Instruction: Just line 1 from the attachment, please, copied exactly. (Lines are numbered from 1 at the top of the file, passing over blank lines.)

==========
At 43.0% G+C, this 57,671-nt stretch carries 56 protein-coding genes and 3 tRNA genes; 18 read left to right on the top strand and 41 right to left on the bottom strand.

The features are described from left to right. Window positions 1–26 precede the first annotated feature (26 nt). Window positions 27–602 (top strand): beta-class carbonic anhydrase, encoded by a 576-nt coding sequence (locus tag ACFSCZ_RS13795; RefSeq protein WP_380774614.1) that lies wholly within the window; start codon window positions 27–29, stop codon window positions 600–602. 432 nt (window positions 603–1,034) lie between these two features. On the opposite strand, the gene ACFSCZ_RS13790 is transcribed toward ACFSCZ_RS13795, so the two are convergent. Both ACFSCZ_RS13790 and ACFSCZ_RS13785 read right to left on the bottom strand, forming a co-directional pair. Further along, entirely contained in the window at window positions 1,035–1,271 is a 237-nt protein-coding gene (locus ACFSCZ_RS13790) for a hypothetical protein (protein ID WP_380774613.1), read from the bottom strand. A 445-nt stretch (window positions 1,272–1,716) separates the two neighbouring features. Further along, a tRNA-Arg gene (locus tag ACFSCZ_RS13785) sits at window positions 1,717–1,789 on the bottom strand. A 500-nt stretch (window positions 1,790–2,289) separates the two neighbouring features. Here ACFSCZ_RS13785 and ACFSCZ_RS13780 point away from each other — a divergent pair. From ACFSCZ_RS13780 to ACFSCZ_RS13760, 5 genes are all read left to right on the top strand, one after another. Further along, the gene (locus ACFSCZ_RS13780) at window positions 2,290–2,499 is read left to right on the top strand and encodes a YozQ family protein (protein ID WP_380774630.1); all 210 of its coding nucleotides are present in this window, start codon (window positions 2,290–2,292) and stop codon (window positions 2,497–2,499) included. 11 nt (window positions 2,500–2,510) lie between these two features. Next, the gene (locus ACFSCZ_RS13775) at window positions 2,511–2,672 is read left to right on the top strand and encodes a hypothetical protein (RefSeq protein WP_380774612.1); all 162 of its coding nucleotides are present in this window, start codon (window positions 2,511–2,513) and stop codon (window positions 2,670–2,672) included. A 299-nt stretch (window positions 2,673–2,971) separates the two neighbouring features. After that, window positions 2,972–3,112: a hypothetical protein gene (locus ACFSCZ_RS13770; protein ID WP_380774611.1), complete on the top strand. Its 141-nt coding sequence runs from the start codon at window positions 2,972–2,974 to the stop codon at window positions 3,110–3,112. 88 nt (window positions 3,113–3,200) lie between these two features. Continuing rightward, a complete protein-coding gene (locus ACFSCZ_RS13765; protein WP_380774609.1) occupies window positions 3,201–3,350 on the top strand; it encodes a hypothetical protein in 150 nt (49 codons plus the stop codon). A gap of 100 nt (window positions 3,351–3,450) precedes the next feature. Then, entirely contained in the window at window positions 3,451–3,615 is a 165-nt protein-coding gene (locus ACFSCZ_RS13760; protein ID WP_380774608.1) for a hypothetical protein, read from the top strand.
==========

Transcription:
At 43.0% G+C, this 57,671-nt stretch carries 56 protein-coding genes and 3 tRNA genes; 18 read left to right on the top strand and 41 right to left on the bottom strand.